“Quantum computing is really an unexplored, untapped power,” remarked Professor Robert Schoelkopf, newly endowed William A. Norton Professor of Applied Physics and Physics.
Since joining the Yale faculty in 1998, Schoelkopf has taught various classes and has been involved in cutting-edge research. In particular, his work focuses on quantum computing and nanoscale physics. His fields of focus are interdisciplinary, synthesizing physics, electrical engineering, and quantum mechanics. As a subset of applied physics, the field of quantum computing has long intrigued Schoelkopf. “I am fascinated by the ideas that are central to quantum mechanics,” he said. “It has many aspects which are very counterintuitive… and quantum computing is a recent idea, which says that you can do seemingly rewarding and ridiculous things if you process information in a quantum mechanical way.”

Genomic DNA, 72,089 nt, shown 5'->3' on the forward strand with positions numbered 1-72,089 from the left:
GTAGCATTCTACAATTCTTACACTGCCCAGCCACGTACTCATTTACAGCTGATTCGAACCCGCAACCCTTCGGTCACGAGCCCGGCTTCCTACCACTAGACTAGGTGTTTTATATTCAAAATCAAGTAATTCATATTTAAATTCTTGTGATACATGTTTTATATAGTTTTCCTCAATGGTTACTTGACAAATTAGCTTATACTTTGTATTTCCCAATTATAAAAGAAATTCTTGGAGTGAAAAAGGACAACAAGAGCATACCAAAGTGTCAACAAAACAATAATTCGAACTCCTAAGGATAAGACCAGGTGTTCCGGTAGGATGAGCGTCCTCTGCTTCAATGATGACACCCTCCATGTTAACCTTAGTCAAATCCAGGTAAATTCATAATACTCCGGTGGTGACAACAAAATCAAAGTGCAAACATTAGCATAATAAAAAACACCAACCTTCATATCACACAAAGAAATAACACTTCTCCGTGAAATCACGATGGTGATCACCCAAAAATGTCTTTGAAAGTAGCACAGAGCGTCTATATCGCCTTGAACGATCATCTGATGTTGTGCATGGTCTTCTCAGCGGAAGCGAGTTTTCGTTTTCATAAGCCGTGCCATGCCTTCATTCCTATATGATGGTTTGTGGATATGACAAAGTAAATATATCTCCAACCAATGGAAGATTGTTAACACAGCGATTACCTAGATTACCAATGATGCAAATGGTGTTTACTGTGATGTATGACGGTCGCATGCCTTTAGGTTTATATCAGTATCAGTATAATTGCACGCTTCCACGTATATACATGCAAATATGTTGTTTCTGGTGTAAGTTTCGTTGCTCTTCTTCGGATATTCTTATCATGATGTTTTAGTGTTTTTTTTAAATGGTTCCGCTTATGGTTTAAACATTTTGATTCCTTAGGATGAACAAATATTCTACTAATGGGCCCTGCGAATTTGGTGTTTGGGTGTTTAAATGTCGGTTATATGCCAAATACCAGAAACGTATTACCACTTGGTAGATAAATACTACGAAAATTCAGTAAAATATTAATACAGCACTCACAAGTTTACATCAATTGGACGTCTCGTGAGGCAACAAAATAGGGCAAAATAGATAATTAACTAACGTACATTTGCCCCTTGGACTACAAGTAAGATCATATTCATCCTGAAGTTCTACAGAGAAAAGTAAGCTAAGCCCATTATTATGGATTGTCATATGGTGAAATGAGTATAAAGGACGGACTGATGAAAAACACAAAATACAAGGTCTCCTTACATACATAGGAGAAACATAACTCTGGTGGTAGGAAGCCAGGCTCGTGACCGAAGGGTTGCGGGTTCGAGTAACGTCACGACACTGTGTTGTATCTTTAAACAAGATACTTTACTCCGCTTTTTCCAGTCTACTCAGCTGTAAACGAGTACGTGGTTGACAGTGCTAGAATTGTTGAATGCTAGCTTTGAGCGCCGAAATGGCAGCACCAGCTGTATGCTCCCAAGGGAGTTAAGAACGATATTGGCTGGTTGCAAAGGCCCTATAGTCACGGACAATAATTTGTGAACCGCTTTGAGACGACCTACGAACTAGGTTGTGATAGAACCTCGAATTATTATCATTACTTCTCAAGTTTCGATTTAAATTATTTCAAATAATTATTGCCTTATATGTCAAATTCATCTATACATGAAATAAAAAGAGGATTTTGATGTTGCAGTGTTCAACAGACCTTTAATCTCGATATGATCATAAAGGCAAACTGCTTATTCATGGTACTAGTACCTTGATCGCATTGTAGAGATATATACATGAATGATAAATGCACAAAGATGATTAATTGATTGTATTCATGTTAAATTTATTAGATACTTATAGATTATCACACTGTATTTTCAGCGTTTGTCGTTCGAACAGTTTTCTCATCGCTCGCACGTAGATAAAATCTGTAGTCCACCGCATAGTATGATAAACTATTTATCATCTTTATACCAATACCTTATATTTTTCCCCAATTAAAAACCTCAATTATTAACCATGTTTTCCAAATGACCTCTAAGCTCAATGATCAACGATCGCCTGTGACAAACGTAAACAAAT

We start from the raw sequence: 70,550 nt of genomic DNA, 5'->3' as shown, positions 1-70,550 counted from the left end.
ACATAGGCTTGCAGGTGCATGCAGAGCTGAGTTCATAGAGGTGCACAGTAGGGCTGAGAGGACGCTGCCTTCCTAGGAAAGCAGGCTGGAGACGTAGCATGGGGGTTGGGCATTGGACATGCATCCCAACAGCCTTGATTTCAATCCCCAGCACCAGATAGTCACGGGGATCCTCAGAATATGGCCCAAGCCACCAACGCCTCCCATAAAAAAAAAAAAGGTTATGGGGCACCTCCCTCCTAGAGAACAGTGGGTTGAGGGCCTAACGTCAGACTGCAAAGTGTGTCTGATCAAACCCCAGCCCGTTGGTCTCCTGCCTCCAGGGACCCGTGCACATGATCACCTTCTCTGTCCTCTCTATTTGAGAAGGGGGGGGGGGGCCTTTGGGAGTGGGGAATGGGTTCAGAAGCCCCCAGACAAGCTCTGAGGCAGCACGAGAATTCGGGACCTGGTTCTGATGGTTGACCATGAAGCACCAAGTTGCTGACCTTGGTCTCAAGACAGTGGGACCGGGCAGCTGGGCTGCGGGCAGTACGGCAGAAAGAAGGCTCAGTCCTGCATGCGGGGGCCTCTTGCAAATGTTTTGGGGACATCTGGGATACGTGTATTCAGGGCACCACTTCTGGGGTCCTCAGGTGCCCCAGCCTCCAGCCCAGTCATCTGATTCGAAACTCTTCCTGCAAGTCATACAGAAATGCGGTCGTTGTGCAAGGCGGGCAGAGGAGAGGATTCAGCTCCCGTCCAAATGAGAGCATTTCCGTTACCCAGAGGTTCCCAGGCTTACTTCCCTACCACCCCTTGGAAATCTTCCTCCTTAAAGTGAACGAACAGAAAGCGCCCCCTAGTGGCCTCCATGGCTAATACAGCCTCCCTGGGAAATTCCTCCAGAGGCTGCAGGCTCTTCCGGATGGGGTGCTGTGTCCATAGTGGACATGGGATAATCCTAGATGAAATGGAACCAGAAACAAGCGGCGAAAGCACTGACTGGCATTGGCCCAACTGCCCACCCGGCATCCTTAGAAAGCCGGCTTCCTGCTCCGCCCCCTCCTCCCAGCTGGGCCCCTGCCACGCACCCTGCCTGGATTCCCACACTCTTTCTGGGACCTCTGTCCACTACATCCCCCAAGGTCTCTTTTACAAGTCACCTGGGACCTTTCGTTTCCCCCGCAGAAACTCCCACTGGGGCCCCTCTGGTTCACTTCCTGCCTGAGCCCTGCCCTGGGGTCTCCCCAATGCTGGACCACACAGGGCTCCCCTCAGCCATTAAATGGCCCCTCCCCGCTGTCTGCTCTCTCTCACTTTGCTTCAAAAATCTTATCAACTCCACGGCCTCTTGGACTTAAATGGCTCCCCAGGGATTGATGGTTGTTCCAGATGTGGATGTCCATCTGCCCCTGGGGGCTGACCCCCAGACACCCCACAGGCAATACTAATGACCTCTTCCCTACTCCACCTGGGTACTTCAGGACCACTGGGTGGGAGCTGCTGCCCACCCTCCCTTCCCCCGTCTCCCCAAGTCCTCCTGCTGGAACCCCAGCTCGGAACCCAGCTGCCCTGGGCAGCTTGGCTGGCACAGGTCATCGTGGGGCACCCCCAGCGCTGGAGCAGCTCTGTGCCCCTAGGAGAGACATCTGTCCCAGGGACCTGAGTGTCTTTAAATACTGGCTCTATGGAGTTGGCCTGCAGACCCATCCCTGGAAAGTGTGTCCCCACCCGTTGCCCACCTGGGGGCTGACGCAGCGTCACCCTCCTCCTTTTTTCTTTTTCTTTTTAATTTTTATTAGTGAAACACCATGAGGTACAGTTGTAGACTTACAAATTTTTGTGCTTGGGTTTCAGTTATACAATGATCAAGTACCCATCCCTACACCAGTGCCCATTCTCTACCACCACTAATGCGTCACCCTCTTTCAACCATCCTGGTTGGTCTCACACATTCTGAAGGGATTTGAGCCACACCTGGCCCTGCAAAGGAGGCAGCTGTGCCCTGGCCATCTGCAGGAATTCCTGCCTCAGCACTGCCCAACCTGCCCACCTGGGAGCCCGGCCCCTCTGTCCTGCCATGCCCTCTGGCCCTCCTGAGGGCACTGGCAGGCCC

Schoelkopf ’s research uses various techniques to observe the nature and behavior of small fundamental particles. One major goal is the development of a quantum computer, a theoretical device that would be several times more powerful than the computers we use today. While creating one would be “extremely difficult,” Schoelkopf believes that “there’s no reason why you can’t do it. It’s not impossible.” The energy, enthusiasm, and skill with which Professor Schoelkopf pursues the most challenging of physical problems have earned him the rank of Norton Professor. His research pushes the boundaries of contemporary physics and leads the way to a deeper understanding of both quantum computing and nanoscale physics. “To be able to delve into something we haven’t yet explored,” he mused, “that’s kind of fun.”